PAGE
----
Confusions

CONFUSIONS
By Alan Ayckbourn

BERYL
(Sitting) Thanks. Sorry, only the man over there won’t stop talking. I wanted to read this in peace. I couldn’t concentrate. He just kept going on and on about his collections or something. I normally don’t mind too much, only if you get a letter like this, you need all your concentration. You can’t have people talking in your ear – especially when you’re trying to decipher writing like this. He must have been stoned out of his mind when he wrote it. It wouldn’t be unusual. Look at it. He wants me to come back. Some hopes. To him. He’s sorry, he didn’t mean to do what he did, he won’t do it again I promise, etc., etc. I seem to have heard that before. It’s not the first time, I can tell you. And there’s no excuse for it, is there? Violence, I mean, what am I supposed to do? Keep going back to that? Every time he loses his temper he ... I mean, there’s no excuse. A fracture, you know. It was nearly a compound fracture. That’s what they told me. (Indicating her head.) Right here. You can practically see it to this day. Two X-rays. I said to him when I get home, I said, “You bastard, you know what you did to my head?” He just stands there. The way he does. “Sorry,” he says, “I’m ever so sorry.” I told him. I said, “You’re a bastard, that’s what you are. A right, uncontrolled, violent, bad-tempered bastard.” You know what he said? He says, “You call me a bastard again and I’ll smash your stupid face in.” That’s what he says. I mean, you can’t have a rational, civilized discussion with a man like that, can you? He’s a right bastard. My friend Jenny, she says, “You’re loony, leave him for God’s sake. You’re loony.” Who needs that? You tell me one person who needs that? Only where do you go? I mean, there’s all my things – my personal things. All my – everything. He’s even got my bloody Post Office book. I’ll finish up back there, you wait and see. I must be out of my mind. Eh. Sometimes I just want to jump down a deep hole and forget it. Only I know that bastard’ll be waiting at the bottom. Waiting to thump the life out of me. Eh?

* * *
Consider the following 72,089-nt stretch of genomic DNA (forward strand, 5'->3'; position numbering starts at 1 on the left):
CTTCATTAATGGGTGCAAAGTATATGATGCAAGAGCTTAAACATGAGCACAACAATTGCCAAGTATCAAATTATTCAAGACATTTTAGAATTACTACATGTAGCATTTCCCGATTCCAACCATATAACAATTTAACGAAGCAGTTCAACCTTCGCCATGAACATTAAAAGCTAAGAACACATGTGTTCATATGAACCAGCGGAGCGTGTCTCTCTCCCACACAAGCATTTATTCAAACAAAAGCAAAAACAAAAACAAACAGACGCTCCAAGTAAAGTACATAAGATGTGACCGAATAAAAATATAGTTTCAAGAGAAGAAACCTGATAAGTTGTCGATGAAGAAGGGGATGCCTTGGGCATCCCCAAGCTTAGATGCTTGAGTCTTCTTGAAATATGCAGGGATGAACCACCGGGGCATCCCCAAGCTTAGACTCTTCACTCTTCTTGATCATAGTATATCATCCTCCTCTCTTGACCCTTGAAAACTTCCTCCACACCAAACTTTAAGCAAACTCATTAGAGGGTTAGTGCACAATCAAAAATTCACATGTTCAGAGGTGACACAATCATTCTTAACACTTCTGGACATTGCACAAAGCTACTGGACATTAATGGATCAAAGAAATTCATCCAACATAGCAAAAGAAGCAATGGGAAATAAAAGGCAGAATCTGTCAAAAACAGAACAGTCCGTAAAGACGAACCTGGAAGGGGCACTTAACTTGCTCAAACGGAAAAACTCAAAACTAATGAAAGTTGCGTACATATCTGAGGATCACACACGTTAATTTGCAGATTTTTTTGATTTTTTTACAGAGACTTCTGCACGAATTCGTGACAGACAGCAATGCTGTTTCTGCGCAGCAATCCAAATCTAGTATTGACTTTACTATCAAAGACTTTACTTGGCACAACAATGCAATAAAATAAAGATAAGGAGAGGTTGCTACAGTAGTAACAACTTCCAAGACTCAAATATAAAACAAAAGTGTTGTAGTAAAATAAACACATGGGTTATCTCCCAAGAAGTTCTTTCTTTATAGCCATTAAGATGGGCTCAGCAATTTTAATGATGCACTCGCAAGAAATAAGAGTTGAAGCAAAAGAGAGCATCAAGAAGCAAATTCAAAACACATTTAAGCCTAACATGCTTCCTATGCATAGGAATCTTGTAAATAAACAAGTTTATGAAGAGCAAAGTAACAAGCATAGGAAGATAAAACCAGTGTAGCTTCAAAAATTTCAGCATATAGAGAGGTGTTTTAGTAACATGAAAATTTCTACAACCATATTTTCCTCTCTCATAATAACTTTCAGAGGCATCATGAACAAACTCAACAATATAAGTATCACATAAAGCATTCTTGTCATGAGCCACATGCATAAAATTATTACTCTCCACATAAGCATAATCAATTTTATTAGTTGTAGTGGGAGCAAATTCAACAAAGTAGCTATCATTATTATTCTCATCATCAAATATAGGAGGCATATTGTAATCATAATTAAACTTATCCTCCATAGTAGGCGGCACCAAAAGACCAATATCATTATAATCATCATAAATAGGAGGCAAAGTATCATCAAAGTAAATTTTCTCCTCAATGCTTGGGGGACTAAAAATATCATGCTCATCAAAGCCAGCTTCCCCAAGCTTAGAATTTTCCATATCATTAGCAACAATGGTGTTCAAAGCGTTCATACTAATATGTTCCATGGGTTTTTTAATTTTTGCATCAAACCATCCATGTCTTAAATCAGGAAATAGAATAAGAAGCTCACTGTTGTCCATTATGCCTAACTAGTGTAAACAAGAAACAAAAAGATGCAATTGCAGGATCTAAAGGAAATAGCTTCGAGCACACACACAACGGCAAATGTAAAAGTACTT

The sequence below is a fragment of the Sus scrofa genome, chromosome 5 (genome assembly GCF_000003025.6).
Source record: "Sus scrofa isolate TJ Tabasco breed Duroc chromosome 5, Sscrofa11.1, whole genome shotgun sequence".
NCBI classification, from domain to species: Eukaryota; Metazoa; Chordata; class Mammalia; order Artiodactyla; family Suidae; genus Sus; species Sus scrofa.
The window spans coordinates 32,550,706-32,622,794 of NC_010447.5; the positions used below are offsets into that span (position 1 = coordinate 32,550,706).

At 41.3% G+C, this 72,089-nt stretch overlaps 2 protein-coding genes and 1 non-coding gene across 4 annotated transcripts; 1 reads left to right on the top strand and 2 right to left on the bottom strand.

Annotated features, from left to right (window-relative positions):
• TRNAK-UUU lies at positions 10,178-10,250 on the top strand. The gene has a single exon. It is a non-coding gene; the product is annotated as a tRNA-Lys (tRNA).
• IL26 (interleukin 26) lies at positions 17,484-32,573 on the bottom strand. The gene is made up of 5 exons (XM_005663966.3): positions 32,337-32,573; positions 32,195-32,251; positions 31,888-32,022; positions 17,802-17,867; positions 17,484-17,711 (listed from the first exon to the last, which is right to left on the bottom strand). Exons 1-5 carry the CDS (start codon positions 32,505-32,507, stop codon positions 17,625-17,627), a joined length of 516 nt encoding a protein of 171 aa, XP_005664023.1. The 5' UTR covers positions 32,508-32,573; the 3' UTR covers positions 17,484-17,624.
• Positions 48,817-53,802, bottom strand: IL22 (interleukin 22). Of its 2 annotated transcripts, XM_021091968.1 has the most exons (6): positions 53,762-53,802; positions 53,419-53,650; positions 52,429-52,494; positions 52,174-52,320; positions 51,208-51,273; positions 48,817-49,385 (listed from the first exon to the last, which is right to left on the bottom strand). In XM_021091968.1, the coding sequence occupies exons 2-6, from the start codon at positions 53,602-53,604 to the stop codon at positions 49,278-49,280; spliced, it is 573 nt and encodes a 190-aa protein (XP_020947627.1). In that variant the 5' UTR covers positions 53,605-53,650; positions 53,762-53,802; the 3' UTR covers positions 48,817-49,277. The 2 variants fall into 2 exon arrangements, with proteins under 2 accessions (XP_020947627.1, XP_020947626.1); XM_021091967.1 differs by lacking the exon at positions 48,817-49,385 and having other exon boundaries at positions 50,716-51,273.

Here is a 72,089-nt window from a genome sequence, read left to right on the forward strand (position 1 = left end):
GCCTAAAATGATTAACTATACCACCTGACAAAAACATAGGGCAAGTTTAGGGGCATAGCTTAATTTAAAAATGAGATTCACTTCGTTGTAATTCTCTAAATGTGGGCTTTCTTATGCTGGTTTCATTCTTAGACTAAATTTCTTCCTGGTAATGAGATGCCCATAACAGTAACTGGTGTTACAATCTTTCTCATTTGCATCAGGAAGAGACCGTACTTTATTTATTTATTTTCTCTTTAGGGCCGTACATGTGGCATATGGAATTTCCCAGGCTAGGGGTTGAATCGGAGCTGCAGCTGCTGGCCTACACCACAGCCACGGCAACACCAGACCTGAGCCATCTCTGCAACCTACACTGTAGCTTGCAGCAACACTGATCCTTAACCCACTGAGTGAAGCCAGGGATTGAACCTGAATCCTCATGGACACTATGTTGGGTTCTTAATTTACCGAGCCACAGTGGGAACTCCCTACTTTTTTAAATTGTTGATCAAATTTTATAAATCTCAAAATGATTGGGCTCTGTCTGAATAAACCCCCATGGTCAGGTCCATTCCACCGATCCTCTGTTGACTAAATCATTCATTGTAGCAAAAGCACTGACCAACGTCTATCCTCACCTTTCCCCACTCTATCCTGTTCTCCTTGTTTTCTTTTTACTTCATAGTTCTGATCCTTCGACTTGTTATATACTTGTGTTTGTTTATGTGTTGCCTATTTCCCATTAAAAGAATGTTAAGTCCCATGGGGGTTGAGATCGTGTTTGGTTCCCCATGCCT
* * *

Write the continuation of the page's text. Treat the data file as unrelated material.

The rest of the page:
Waking Up

WAKING UP
By Dario Fo

WIFE
“Listen, Stupid,” I tell him, “I don’t need to listen to feminists or radicals or anyone else to find out what a shitty life we lead. We both work like dogs and we never have a minute to talk. We never talk to each other! Is that marriage? Like does it ever even enter your mind to think about what’s going on inside me? How I feel? Ever ask me if I’m tired ... if you could give me a hand? Ha!”

“Who does the cooking? Me. Who does the washing up? Me. Who does the shopping? Me. And who does the death-defying financial acrobatics so we can get through to the end of the month? Me, me, me! And I’m working full time at the factory, remember. Your dirty socks ... who washes them, eh? How many times have you washed my socks? We should talk to each other, Luigi. We never talk. I mean, its okay with me that your problems are my problems but why can’t my problems be your problems too, instead of yours being ours and mine only being mine. I just want us to live together ... not just in the same place. We should talk to each other. But what do we do? You come home from work, watch the telly and go to bed. Day after day it’s the same. Oh, except for Sundays.”

“Hooray, hooray it’s football day. Every Sunday off you go to watch twenty-two idiots in their underpants kicking a ball around and some other mentally deficient maniac dashing up and down, blowing a whistle!” He ... that Luigi ... he went purple in the face! You’d think I’d insulted his mother. “How could a person like you ever know the first thing about sport?”

Not the best thing he could’ve said, really.

I freaked. “Who the fuck would want to?” I shouted at him. And then I really started raving on like a lunatic. Oh I said it all. Everything. I screamed at him, he yelled back at me, I screamed louder, he yelled louder ... we were just shouting the building down. So finally I said, “Right. If this is marriage we’ve made a mistake!” And I picked up my mistake and I walked out.

In Flame

In FLAME
By Charlotte Jones

ALEX
The nursing home.

Here we are then, Mother.
Nothing to hold you back now. And I’ve brought you another treat. Raspberry Royal. That’s what you wanted, isn’t it? They had Sherry Trifle too but you turned your nose up at that last time. Ah. We’re going for the silent treatment, are we?